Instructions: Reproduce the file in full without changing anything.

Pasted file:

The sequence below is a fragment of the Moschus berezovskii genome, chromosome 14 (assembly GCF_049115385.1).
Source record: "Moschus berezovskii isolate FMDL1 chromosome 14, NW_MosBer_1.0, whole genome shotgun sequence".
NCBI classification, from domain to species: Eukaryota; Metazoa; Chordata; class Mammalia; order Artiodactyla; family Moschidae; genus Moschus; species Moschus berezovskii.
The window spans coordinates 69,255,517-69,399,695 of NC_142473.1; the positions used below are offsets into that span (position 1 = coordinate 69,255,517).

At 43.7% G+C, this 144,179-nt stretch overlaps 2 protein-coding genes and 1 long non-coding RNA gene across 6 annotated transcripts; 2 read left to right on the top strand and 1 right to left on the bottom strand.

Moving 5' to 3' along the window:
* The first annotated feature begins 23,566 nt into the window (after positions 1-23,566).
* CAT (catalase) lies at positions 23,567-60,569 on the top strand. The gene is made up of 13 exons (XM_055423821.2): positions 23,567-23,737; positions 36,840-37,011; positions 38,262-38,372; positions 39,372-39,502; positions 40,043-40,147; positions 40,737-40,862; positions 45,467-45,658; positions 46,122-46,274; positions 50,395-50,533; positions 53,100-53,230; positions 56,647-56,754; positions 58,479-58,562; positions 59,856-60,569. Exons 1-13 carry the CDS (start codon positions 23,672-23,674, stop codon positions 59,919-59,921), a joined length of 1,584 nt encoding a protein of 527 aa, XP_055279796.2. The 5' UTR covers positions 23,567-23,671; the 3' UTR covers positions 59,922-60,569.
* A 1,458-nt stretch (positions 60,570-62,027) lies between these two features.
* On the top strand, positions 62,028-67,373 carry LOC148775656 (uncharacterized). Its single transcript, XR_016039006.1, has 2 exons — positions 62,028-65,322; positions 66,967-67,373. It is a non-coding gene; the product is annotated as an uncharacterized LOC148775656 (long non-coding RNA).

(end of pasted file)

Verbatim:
The sequence below is a fragment of the Moschus berezovskii genome, chromosome 14 (assembly GCF_049115385.1).
Source record: "Moschus berezovskii isolate FMDL1 chromosome 14, NW_MosBer_1.0, whole genome shotgun sequence".
NCBI classification, from domain to species: Eukaryota; Metazoa; Chordata; class Mammalia; order Artiodactyla; family Moschidae; genus Moschus; species Moschus berezovskii.
The window spans coordinates 69,255,517-69,399,695 of NC_142473.1; the positions used below are offsets into that span (position 1 = coordinate 69,255,517).

At 43.7% G+C, this 144,179-nt stretch overlaps 2 protein-coding genes and 1 long non-coding RNA gene across 6 annotated transcripts; 2 read left to right on the top strand and 1 right to left on the bottom strand.

Moving 5' to 3' along the window:
* The first annotated feature begins 23,566 nt into the window (after positions 1-23,566).
* CAT (catalase) lies at positions 23,567-60,569 on the top strand. The gene is made up of 13 exons (XM_055423821.2): positions 23,567-23,737; positions 36,840-37,011; positions 38,262-38,372; positions 39,372-39,502; positions 40,043-40,147; positions 40,737-40,862; positions 45,467-45,658; positions 46,122-46,274; positions 50,395-50,533; positions 53,100-53,230; positions 56,647-56,754; positions 58,479-58,562; positions 59,856-60,569. Exons 1-13 carry the CDS (start codon positions 23,672-23,674, stop codon positions 59,919-59,921), a joined length of 1,584 nt encoding a protein of 527 aa, XP_055279796.2. The 5' UTR covers positions 23,567-23,671; the 3' UTR covers positions 59,922-60,569.
* A 1,458-nt stretch (positions 60,570-62,027) lies between these two features.
* On the top strand, positions 62,028-67,373 carry LOC148775656 (uncharacterized). Its single transcript, XR_016039006.1, has 2 exons — positions 62,028-65,322; positions 66,967-67,373. It is a non-coding gene; the product is annotated as an uncharacterized LOC148775656 (long non-coding RNA).